Lucy Gordon|25.09.2015|Feature Sex Life

Data currently shows that a huge percentage of new HIV cases are amongst young people. Recent studies have shown that the way sex is portrayed on screen influences the way young people have sex. So if we know that using condoms prevents HIV amongst a whole host of other nasties plus unwanted pregnancy, why is condom use so uncommon in movies?

There was an era where the post-coital cigarette was regarded as the ultimate sex on screen moment. In 2015, smoking just ain’t that sexy anymore. Lighting up is pretty unanimously regarded as a bad habit and it’s on-screen presence has been heavily campaigned against. Smoking in the bedroom now just seems a rather bad and kind of flammable idea – particularly around all of that on-set hairspray and silk sheets.

So if the cigarette is out, what’s in? If we’re chucking out the cigarette because it’s an unhealthy habit to promote, why not slot something in that makes sense to promote? Surely now that we know just how important condoms are to sexual health, they belong in big blockbuster sex scenes?

World Contraceptive Day felt like a good occasion to put together a list of all the best on-screen condom moments. It turned out though, that while searching for “iconic movie sex scenes” churns up endless lists and blog posts, the results for “best movie sex scenes condoms” or “condoms film moments”, are sparse. The appearances of condoms on the big screen have simply been too few.

There’ve been a few– in Sex and the City 2, Samantha drops her bag onto the street in Abu Dhabi, spilling out a load of condoms. In Fifty Shades of Grey, Christian does actually pop on a rubber before taking Ana’s virginity – actually quite a victory given that this film has been huge in sparking conversations about sex over the past year. Sometimes, condoms are used as a moment of comic awkwardness, for example in American Pie and The 40-Year-Old-Virgin. In Knocked Up, the comedy’s entire plot spins off Katherine Heigl and Seth Rogan neglecting to use a condom.

Any placement of condoms in films is good. Even if it is a comic point of awkwardness, at least it puts condoms on viewers radars and demonstrates that initiating the use of protection is an awkward necessity for all of us. Films like Knocked Up serve as a lighthearted reminder of the risks of neglecting to use a condom during sex.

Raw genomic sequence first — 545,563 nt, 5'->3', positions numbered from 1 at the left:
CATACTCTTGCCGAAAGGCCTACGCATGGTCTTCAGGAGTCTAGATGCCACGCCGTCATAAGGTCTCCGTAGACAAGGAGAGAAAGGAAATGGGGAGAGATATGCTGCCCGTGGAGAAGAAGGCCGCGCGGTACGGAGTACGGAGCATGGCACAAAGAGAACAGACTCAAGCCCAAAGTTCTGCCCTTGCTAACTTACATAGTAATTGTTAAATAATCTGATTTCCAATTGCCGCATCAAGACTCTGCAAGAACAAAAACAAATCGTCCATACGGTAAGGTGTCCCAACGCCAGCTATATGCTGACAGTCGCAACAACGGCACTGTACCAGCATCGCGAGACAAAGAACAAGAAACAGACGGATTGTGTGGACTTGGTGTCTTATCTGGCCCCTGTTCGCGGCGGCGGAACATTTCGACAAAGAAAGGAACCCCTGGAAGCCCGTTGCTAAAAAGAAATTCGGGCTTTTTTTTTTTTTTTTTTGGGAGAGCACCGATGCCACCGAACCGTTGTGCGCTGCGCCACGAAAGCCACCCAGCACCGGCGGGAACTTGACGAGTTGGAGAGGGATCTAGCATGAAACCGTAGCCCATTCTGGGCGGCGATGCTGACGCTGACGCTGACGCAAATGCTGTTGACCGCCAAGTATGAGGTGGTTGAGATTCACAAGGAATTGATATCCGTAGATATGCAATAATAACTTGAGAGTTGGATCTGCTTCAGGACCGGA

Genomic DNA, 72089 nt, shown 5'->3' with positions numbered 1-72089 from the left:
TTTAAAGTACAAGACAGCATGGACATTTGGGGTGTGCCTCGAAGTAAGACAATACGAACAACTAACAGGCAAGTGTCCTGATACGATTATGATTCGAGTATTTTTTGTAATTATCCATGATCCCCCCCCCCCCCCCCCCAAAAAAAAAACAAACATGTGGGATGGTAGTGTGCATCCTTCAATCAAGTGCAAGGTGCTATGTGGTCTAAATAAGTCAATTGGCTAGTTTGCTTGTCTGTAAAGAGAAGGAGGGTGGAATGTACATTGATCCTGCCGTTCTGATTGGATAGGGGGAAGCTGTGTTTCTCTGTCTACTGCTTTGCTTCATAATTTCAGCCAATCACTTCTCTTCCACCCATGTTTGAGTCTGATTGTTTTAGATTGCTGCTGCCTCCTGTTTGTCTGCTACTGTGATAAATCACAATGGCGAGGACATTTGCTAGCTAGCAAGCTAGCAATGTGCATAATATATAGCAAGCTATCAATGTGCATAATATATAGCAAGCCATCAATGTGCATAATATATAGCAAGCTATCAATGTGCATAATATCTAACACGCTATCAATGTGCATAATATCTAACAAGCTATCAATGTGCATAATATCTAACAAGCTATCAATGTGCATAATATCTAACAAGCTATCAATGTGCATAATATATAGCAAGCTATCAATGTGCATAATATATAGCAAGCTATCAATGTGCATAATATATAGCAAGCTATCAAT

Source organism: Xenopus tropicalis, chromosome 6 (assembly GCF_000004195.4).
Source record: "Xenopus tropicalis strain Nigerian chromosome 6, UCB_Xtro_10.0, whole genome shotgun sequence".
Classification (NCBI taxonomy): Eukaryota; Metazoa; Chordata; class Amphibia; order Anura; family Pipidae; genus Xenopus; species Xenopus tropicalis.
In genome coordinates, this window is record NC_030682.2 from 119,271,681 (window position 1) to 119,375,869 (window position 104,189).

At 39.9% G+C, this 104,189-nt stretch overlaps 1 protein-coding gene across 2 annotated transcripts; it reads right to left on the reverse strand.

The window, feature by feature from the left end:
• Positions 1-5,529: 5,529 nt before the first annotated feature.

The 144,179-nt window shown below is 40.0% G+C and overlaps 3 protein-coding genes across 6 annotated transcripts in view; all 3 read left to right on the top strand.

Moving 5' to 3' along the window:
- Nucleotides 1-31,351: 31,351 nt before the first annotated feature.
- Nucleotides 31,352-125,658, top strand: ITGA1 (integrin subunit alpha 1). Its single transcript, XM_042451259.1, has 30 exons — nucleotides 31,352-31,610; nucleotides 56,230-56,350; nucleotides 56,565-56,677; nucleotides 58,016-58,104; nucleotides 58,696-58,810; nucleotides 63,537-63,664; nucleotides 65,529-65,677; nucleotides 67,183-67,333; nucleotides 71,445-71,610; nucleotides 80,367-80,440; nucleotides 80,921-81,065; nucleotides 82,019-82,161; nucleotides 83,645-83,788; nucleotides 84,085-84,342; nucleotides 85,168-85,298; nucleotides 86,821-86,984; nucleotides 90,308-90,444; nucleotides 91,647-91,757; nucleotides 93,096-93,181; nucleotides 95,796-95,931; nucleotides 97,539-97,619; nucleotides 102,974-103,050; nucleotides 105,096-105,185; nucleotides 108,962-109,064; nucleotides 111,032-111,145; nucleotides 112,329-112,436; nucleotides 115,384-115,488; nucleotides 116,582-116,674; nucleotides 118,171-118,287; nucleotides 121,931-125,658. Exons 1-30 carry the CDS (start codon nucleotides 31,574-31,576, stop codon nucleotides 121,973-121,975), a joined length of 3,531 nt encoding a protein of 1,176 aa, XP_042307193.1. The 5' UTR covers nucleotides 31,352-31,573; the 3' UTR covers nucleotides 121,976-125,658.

What is really missing, is the widespread presence of very normalized condom use into films. People in all kinds of relationships should be using them. Condoms need to appear in the sex scenes the viewer wants to imitate.  Product placement exists because there is an assumption that viewers want to imitate the products they see their favourite stars using.


Research has shown a correlation between teenagers viewing a lot of sex on screen and taking risks in their real sex lives. Teenagers aged 12 – 14 who view a lot of on-screen sex are more likely to have sex younger, with more partners and to partake in riskier sexual behaviour. The study revealed that those who watch more sex in movies are less likely to use condoms. It seems very likely that this is related to the fact that the sex they see on screen does not acknowledge that sexually active, responsible adults use condoms. If these 12 – 14 years olds are gaining most of their knowledge of sex from films, how are they supposed to know that using condoms is standard if it never appears.

Behaviour is all about perception. People once thought smoking was sexy just because it was getting linked up with hot stars in steamy scenes. Now condoms deserve their moment in the spotlight. If filmmakers take on a bit of responsibility to portray condoms as a standard part of sexually active person’s life, they might actually make a whole lot of difference.

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